And by "never" you mean about 10 years, right?

Embryos are selected to weed out genetic errors already, it is only a matter of time before wealthy people will suddenly have exceptionally attractive and bright children and we will have an arms race going that no government in the world can stop.


#12

No ethics board has yet allowed human cloning to my knowledge.


#13

Oh my, if the ethics boards wont allow it, I guess we will be safe then.


#14

guns were illegal in Chicago too!


#15

Well, I guess if they kill babies and old people, it wouldn't be to far a reach for some people to accept cloning.


#16

Yes, I'll have more kids just to create a slave labor force to help care for me in my old age. And if one of them happens to become a scientist and wants to go do research on a colony on the moon (yes, it will happen), then I will shame that child and cut him or her out of my will. That'll learn 'em trying to get some fancy education. Sorry kid, you can't get a Ph.D. in molecular biology. Your role is to work at Walmart for minimum wage and then help wipe your old man's ass when he's too old to do it for himself. Hooray for family values, because THAT'S the real reason to have kids, right?

Do you even have kids, Sloth? I do. The thought of forcing her to care for me in my old age is so anathema to my why of thinking - you have no idea. The thought never entered my mind. And yes, believe it or not, the private sector and free market can and will provide a solution. Ever hear of long-term care insurance? I plan on getting some. Do you? Oh, I guess your "long-term care insurance" will be to have children and shame them into being your nurse.


#17

The thought of you having to force her (and or him, if there is a permanent him anymore) is what's anathema to me. That's a good biblical word BTW. Anathema is a Greek word used by the apostle Paul to describe the state of those those who would pervert the gospel. It means in short accursed or given to evil. What's interesting is that etymologically it first meant something devoted to a purpose in general and then developed into that which is devoted to false gods and then... . Oh well, didn't to get over into all that.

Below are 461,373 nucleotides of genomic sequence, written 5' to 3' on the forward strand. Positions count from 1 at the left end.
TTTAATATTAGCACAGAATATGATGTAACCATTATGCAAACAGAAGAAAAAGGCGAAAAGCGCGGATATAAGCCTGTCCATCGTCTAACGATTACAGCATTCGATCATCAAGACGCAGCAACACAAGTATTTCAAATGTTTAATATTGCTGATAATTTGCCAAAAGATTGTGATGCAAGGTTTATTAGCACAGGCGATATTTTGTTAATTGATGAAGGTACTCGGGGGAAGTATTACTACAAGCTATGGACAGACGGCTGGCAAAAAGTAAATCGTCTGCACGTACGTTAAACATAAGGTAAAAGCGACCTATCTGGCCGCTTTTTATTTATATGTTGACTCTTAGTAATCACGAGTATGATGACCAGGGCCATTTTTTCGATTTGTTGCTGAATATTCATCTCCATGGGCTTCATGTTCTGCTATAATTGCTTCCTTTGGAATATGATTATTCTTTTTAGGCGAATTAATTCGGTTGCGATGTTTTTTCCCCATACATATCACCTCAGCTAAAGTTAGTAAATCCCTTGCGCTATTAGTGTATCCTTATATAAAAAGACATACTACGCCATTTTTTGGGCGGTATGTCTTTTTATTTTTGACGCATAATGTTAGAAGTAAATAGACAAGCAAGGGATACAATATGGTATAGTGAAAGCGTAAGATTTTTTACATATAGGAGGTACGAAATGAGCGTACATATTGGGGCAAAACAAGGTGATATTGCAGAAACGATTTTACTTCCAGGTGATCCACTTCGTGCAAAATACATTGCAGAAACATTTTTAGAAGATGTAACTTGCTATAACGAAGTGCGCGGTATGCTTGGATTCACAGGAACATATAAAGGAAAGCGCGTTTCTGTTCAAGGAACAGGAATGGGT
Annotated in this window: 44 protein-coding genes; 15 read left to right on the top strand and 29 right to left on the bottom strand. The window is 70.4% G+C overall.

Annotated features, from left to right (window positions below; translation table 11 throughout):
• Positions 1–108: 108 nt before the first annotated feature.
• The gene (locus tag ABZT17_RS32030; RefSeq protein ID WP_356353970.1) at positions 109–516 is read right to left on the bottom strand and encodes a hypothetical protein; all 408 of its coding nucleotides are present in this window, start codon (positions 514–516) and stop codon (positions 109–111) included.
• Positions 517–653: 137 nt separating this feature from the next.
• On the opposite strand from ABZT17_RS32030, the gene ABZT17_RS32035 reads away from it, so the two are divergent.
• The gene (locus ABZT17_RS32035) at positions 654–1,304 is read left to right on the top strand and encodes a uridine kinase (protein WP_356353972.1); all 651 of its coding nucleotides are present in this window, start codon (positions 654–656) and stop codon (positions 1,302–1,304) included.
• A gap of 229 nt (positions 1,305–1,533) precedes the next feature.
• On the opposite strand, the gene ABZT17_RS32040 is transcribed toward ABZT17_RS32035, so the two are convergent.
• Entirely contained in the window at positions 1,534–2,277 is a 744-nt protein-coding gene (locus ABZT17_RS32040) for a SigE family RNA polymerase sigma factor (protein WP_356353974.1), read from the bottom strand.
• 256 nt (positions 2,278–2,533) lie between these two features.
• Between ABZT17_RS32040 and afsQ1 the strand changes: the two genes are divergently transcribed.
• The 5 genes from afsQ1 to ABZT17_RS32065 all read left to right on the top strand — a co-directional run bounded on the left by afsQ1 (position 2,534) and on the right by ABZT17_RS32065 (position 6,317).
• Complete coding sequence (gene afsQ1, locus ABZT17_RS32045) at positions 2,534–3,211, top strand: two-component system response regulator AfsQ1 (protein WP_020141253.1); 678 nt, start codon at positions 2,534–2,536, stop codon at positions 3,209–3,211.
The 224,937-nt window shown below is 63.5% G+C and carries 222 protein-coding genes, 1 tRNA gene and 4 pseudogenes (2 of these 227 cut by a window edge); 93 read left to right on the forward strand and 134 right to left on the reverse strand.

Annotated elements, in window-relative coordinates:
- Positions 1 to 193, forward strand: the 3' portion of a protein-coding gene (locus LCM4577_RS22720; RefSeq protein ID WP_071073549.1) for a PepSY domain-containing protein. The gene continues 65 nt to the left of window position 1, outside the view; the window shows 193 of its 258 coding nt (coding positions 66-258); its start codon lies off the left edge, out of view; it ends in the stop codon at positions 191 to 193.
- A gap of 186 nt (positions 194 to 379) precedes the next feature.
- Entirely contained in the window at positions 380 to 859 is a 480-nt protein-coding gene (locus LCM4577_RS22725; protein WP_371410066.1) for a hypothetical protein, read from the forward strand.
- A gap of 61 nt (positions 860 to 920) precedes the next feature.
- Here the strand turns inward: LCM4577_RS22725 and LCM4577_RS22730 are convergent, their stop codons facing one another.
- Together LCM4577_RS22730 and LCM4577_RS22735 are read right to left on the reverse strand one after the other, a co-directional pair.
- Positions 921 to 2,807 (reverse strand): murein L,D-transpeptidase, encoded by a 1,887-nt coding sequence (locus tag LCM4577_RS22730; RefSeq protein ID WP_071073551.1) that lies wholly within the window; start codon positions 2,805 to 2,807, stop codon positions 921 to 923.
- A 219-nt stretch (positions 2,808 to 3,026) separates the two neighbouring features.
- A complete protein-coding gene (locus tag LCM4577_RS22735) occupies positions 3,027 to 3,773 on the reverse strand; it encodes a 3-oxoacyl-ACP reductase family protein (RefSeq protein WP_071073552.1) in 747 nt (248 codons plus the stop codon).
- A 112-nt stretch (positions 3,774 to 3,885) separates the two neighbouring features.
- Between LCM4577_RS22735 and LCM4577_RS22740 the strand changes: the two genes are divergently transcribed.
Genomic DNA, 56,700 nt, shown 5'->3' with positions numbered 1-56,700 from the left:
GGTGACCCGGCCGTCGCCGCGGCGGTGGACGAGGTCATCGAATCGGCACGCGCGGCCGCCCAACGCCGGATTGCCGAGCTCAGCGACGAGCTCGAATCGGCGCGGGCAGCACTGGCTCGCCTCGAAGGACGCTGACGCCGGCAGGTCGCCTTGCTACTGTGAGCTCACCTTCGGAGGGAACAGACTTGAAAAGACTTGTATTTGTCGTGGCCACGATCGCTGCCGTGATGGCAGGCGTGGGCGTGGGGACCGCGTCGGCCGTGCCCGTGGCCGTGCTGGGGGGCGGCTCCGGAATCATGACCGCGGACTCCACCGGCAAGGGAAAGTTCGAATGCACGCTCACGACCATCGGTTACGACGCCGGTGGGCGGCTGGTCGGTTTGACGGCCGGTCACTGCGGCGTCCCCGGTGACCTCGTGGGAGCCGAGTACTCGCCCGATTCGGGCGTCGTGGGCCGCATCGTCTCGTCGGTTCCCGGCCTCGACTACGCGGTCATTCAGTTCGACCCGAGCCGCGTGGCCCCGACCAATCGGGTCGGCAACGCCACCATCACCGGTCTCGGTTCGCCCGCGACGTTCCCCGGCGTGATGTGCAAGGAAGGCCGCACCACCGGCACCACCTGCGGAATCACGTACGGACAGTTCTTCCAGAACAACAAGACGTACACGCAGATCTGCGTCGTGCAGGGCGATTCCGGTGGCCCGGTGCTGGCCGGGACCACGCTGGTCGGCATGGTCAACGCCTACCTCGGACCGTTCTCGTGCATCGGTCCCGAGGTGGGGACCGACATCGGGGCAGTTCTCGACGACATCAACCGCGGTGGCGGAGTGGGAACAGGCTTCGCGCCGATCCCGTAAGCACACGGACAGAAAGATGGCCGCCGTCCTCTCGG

#18

I don't think it's so much that children don't want to care for their parents it's that they can't. For two reasons. First, people are living longer. This means older folks are facing health issues not seen 40 or 50 years ago. Unless a person is skilled in providing such care, they are not competent to care for their parents. I realize that nursing homes are not happy places, and it may seem to many that we're just sticking the old into nursing homes to let them rot, but the reality is that a good nursing home will have a trained staff to watch patients 24-7. They'll also have rehab specialists that will work with the elderly to help them regain mobility and actually regain some independence. I've seen this happen myself.

The second reason is the age gap between the generations caused by people having kids later in life. This results in what's known as the "sandwich generation." I myself will be "sandwiched." In 10 years, my mother will be 84, I will be 52, and my daughter will be 21. If my mom would need care at that point (and as healthy as she is she might not), there is no way, no way in hell, that I could retire or even take time off of work to provide her with care. Impossible. Sure, I could help out on weekends, but even that would be limited given that I would be working 60 hours week, most likely. And I'm not going to tell my daughter to forget going to medical school and stay home and care for grandma. And you know what? My own mother would kill me if I did that to my daughter. So the world is not so black and white as Sloth sees it. The reality is that it is now impossible, both from an economic and knowledge standpoint, for children to care for their elderly parents. Having more kids will not solve this. I would argue that having more kids may even make this worse - unless none of your kids decide to go to college and spend the rest of their lives flipping burgers.

I probably wasted my time posting this since no one will bother to evaluate these facts.


#19

Is this guy for real? Holy smokes.


#20

probably
so i wil try to explain

our capitalist economic system require economic growth.
no growth = recession

economic growth is extremely improbable without demographic growth, especially in our post-industrial countries.

therefore, without "more children per family", our 20st century welfare will probably not last very long in the 21st century.

how good will be your long-term care insurance in the midst of an euro-american recession ? how will you afford your specialized nurse when 35yo people will be outnumbered by 65yo people ?